Our Last "Shot" at Solving the Anti-Vaccine Dilemma

02/26/2015 05:40 EST | Updated 04/28/2015 05:59 EDT
Dmitry Naumov via Getty Images
Little baby get an injection

A few months ago I described three major epidemics around child health in Canada today, when there are in fact four. I failed to mention the equally important epidemic of misinformation, which has been described well here and while this is certainly applicable to the issue of vaccine hesitancy, it doesn't describe the entire picture.

There is some overlap between vaccine-hesitant parents, who may be mistrusting of vaccines, and those who have been disappointed by regulations around chemicals in child products. For instance, BPA and triclosan are two examples of common ingredients that were deemed safe by regulators for years, but have only recently come under fire for harms related to children's health in particular. There has since been more in-depth monitoring and research around these risks. Some parents might not be aware that the regulations around environmental safety can be quite different from the policies, research, and regulations around vaccine safety -- this could be one reason behind the mistrust around vaccine safety.

The good news is that leaders in pediatric medicine are taking note. Very recently, the Canadian Pediatric Society (CPS) issued a statement to encourage ways in which pediatricians can continue to engage parents around their concerns around vaccines and provide accurate information in plain, easy to understand language. Yet, as I have described in part 1 of this discussion, this is only one part of the puzzle.

I was never great at math, but equations are slightly more attractive than puzzles, so here is my personal attempt to explain the key factors behind whether a parent may or may not be likely to perceive benefit with a health intervention for their child. Perceived benefit is linked to the likelihood of adopting the health intervention. [∝ refers to "proportional to"]

Likelihood of perceived benefit of pediatric intervention ∝ (direct social network/community perceptions of intervention) x (relationship with MD) x (access to accurate information around intervention) x (1/perceived risk of pediatric intervention) x (1/relationship with non-endorsing providers)

Using "vaccines" as the intervention, we see that parents are more likely to choose to vaccinate if their social network values vaccination, their relationship with their doctor is positive (non-judgmental, trusting, with open discussion), they have good access to accurate sources of information, they have an ability to appropriately evaluate risks of vaccination (compared to risks of contracting measles), and their relationship with a health provider who does not endorse vaccines is less influential. Of note, I have left out the issue of "time," -- it is unclear whether early counselling might be helpful for parents, so for the sake of argument, and from anecdotal accounts, I will assume that more time to weigh the information provided can be beneficial for the parent and the patient.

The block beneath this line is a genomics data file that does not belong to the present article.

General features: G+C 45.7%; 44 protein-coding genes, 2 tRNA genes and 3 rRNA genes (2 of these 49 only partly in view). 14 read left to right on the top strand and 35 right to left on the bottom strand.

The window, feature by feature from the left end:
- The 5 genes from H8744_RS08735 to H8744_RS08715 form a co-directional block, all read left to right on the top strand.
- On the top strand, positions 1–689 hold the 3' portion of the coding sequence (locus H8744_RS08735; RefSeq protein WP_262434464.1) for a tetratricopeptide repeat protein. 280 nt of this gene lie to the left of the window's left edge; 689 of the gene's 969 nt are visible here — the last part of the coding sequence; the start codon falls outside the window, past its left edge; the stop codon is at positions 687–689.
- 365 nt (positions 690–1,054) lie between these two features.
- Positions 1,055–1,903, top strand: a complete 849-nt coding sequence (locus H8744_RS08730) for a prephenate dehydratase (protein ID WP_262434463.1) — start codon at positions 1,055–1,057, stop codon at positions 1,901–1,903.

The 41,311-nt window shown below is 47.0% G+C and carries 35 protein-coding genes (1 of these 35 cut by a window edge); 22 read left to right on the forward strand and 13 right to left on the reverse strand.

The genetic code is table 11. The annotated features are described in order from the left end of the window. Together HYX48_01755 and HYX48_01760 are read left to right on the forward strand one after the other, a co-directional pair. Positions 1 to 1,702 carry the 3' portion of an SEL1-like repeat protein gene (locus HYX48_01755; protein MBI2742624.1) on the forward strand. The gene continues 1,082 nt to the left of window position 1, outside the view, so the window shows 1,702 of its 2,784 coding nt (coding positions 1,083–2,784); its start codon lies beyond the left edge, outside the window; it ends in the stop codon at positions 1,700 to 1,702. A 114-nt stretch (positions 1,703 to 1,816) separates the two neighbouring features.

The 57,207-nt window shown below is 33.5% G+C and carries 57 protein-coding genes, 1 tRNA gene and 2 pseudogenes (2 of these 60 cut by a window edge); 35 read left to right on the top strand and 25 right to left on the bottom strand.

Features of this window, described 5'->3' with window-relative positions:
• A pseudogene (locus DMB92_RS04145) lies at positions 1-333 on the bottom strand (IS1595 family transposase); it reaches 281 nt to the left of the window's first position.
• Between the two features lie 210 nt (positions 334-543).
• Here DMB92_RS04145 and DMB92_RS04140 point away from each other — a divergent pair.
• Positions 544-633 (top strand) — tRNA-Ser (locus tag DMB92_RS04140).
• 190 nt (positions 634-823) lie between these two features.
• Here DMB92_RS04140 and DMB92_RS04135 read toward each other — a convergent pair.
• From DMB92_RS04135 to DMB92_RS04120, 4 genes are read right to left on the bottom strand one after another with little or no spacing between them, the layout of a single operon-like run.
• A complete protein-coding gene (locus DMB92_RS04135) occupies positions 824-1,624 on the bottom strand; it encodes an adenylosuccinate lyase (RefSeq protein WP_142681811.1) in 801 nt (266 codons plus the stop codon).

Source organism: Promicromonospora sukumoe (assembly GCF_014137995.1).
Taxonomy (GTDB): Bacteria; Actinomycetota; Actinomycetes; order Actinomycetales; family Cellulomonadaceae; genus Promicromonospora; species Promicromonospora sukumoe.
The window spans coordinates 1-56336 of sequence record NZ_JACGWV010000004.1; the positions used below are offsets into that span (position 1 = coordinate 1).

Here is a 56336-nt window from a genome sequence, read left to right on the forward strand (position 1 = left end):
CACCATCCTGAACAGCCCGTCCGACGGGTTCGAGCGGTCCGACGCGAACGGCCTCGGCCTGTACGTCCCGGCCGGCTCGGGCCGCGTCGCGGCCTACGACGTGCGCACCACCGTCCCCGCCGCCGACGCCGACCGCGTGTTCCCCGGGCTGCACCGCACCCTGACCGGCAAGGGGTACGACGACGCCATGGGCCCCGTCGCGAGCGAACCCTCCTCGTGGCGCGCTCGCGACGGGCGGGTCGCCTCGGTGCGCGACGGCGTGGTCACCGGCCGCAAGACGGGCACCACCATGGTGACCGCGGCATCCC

From my depiction above, we recognize that physicians have some control over the "what" -- in terms of providing access to accurate information. This is the basis from which most of the media coverage, op-eds and the like are derived from -- the assumption that "anti-vaxxers" just lack accurate information. Yet it's clear that this is only one part of the issue.

The good news is that by identifying this complex interplay of factors, we see that what emerges is an innovative approach to addressing the issue of vaccine hesitancy. By approaching it with the "when," "how," and the "whom," a better relationship between the patient and their doctor can also be fostered, which may help address concerns the issue of vaccinate hesitancy.

WHEN: While some physicians counsel parents about vaccination at the newborn visit, many discuss it immediately before the child's first vaccine -- this is generally right before the two-month visit. However, this might not leave enough time for some parents -- who may have done their own research, spoken with their social network, and/or discussed vaccines with unconventional providers -- to make an informed decision. So, it might be beneficial to begin counselling early, during pregnancy perhaps, or to encourage this discussion during all newborn visits. During other visits that occur before a vaccine is due, providers might continue to establish rapport with the parent, identify any preconceived notions or fears around specific treatments, and, as the CPS statement alludes to, provide a compassionate ear for the parent regardless of their concerns.